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Question put, That the clause be read a Second time:—

The House divided: Ayes 46, Noes 370.

Division No. 110
[2.15 pm


AYES

Barrett, John
Beith, rh Mr. Alan
Brake, Tom
Breed, Mr. Colin
Brooke, Annette
Browne, Mr. Jeremy
Burstow, Mr. Paul
Cable, Dr. Vincent
Carmichael, Mr. Alistair
Davey, Mr. Edward
Farron, Tim
Featherstone, Lynne
Foster, Mr. Don
Gidley, Sandra
Goldsworthy, Julia
Harris, Dr. Evan
Harvey, Nick
Heath, Mr. David
Hemming, John
Hogg, rh Mr. Douglas
Holmes, Paul
Horwood, Martin
Howarth, David
Huhne, Chris
Kennedy, rh Mr. Charles
Kramer, Susan
Laws, Mr. David
Leech, Mr. John
Llwyd, Mr. Elfyn
McDonnell, Dr. Alasdair
Moore, Mr. Michael
Öpik, Lembit
Pugh, Dr. John
Reid, Mr. Alan
Rogerson, Mr. Dan
Rowen, Paul
Russell, Bob
Stunell, Andrew
Swinson, Jo
Taylor, Dr. Richard
Thurso, John
Williams, Hywel
Williams, Mark
Williams, Mr. Roger
Willis, Mr. Phil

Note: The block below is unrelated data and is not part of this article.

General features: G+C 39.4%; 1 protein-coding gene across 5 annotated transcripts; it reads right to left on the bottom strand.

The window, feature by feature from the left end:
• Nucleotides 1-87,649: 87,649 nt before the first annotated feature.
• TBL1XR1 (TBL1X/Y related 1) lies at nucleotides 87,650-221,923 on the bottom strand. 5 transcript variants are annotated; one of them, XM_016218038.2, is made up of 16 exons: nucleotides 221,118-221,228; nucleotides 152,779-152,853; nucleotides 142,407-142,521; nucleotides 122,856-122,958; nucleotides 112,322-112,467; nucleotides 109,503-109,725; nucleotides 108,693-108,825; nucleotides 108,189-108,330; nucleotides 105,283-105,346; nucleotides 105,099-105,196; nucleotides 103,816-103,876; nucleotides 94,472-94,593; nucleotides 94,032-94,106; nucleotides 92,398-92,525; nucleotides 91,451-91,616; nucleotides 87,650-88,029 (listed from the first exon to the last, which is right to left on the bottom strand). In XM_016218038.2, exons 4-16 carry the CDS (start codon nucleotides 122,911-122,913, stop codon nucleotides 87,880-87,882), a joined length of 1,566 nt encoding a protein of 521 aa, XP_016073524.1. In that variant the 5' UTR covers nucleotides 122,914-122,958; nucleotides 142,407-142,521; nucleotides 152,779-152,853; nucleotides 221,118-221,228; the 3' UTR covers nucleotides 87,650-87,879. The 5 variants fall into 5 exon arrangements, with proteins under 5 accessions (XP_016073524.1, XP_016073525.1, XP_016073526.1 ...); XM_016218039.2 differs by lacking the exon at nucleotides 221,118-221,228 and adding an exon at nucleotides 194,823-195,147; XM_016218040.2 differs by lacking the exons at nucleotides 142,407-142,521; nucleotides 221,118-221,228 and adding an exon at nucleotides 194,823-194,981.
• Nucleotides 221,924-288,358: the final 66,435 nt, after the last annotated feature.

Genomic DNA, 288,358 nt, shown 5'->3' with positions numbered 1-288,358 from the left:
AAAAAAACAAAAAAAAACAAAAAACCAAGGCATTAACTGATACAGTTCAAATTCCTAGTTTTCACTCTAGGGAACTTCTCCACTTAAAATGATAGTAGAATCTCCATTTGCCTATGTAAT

Willott, Jenny

Tellers for the Ayes:

Lorely Burt and
Greg Mulholland


NOES

Afriyie, Adam
Ainger, Nick
Ainsworth, rh Mr. Bob
Allen, Mr. Graham
Anderson, Mr. David
Anderson, Janet
Arbuthnot, rh Mr. James
Armstrong, rh Hilary
Atkins, Charlotte
Atkinson, Mr. Peter
Austin, Mr. Ian
Austin, John
Bacon, Mr. Richard
Bailey, Mr. Adrian
Baird, Vera
Baldry, Tony
Balls, Ed
Barker, Gregory
Barlow, Ms Celia
Baron, Mr. John
Barron, rh Mr. Kevin
Bellingham, Mr. Henry
Benton, Mr. Joe
Benyon, Mr. Richard
Bercow, John
Betts, Mr. Clive
Blackman, Liz
Blackman-Woods, Dr. Roberta
Blair, rh Mr. Tony
Blears, rh Hazel
Blizzard, Mr. Bob
Blunt, Mr. Crispin
Bone, Mr. Peter
Borrow, Mr. David S.
Boswell, Mr. Tim
Bradshaw, Mr. Ben
Brady, Mr. Graham
Brennan, Kevin
Brokenshire, James
Brown, Lyn
Browne, rh Mr. Des
Bryant, Chris
Buck, Ms Karen